Noctua NF-S12A Reviewed

Last month, Noctua sent us the new NF-S12A 120mm series of case fans for review. These fans are the 3rd generation of Noctua’s S12 series 120mm fans, succeeding the previous S12B. The new S12A is designed for use with low impedance builds – balancing static pressure, airflow and noise for installation in cases where there are minimal or no obstructions to airflow.

Please note: For the purpose of this review, we are looking at how the product is intended to be used – as such, we have elected not to test it with radiators or heat sinks because there are other options (NF-P12 & NF-F12) from the manufacturer at around the same price point for those purposes.

In our opinion, the outgoing Noctua S12B is still one of the more acoustically pleasing fans going around. When Noctua offered to send us the full range of S12A variants for review, we jumped at the chance.

In our previous review of the NF-F12 and A14 and A15 fans we saw the engineers at Noctua implement some extensive enhancements over previous products. When we first saw the A14, we wondered how long it would be until we saw an update to the 120mm S Series – as it turns out… not long.

Our review package comprised of:

  • 2x NF-S12A FLX
  • 2x NF-S12A ULN
  • 2x NF-S12A PWM

These fans are all marketed as case fans and although you could use them with a radiator or heat sink, Noctua also provide the purpose build NF-F12 at the same price. We have previously reviewed the NF-F12 and found it to have a great noise to performance ratio with both heat sinks and a H100 water cooling system.

Cosmetically, the S12A fans all look the same as each other with the most obvious difference being the 4 pin header on the PWM model.

As with previous products from Noctua, the packaging, the product build quality and accessories are exceptional. You can definitely see why the price is higher than some of its competitors. The accessories and cable sleeving stand out but the value for the extra money becomes more apparent when you look at the smooth action of the fan itself, the implemented efficiency technology and anti vibration/noise measures.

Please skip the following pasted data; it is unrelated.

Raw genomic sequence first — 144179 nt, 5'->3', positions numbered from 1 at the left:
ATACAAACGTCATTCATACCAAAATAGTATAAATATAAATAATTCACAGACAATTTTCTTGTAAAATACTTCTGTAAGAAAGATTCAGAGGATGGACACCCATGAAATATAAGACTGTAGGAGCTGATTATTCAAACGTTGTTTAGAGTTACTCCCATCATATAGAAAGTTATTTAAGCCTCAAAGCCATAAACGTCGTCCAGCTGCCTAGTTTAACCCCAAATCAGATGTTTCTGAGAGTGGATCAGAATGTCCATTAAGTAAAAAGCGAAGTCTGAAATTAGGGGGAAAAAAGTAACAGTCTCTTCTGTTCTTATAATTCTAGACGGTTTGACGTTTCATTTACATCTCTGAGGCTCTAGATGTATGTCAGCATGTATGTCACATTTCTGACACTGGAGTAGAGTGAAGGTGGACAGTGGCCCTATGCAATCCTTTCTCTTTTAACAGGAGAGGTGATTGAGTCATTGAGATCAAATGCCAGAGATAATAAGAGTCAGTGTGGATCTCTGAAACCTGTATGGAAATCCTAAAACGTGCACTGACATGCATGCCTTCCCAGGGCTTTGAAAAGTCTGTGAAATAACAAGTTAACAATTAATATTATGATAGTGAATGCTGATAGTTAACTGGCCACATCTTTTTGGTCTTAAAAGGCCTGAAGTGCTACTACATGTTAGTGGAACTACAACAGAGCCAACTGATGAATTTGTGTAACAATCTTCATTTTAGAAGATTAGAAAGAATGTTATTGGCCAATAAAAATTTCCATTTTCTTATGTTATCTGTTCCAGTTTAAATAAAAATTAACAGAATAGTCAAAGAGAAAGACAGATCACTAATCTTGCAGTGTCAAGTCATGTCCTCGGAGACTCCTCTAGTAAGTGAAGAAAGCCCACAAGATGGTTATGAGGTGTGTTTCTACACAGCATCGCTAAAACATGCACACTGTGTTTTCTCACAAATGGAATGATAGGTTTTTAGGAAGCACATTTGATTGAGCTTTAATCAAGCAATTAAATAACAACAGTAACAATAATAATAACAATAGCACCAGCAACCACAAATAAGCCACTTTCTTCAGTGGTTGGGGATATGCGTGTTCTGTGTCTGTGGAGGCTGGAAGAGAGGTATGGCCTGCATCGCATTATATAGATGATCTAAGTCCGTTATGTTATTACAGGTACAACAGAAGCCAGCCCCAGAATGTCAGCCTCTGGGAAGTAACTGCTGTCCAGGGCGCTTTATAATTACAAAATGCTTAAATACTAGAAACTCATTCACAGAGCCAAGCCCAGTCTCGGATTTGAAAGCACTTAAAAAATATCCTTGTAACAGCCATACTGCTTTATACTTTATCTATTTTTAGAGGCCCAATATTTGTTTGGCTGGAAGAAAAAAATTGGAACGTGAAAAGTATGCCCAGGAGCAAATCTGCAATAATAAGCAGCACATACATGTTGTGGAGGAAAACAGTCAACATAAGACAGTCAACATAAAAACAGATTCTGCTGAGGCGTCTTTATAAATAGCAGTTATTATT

Choosing the right fan

The S12A FLX version operates at 1200, 900 and 700 rpm if you use the included noise/voltage adaptors. This means that you can set up your airflow to suit your build regardless of if you need high airflow with minimal noise or moderate airflow with little to no noise at all. This would be our choice if you just need a case fan for general use and are not concerned about fan noise. If you don’t have many 4-Pin PWM headers on your motherboard, we recommend this version for it’s flexibility. If you have a manual fan controller, the noise adapters are somewhat redundant – for those who just want to “set and forget” the adapters will be great.

The S12A ULN is not as flexible as the FLX version and operates at either 800 or 600 rpm but its practically silent – in fact we did a few blind tests and couldn’t tell if it was running or not without looking at it. The ULN at 800 was not audible over the ambient 18 dB(A) in our office, at 600rpm, we had to put our ear within 20cm to really hear the air movement. If you have a HTPC or want a super quiet setup, we recommend the S12A ULN.

PWM fan controllers and software are now more widely implemented. Motherboard vendors have stepped up with their software offerings. It has never been easier for enthusiasts to setup profiles to control the speed of their CPU fans or chassis fans. The S12A PWM operates at a range of 300rpm to 1200rpm which makes it very versatile – and very quiet when running at its lowest speed. Noctua include a low noise adapter so that you can electrically limit the maximum speed of the PWM to 900rpm. For system builders with newer motherboards and an excess of 4 Pin PWM fan headers, the S12A PWM seems to be the logical option from our perspective. This version is inaudible at idle (300rpm) but has the capability to ramp up to 1200 rpm if your system needs more airflow – and will do it on the whim of your PWM profile so you don’t need to setup any adaptors or adjust a manual fan controller.

If you are looking for a CPU cooler fan, we acknowledge that the S12A FLX or even PWM could do the job but would strongly recommend the NF-F12 at only $4 more. 


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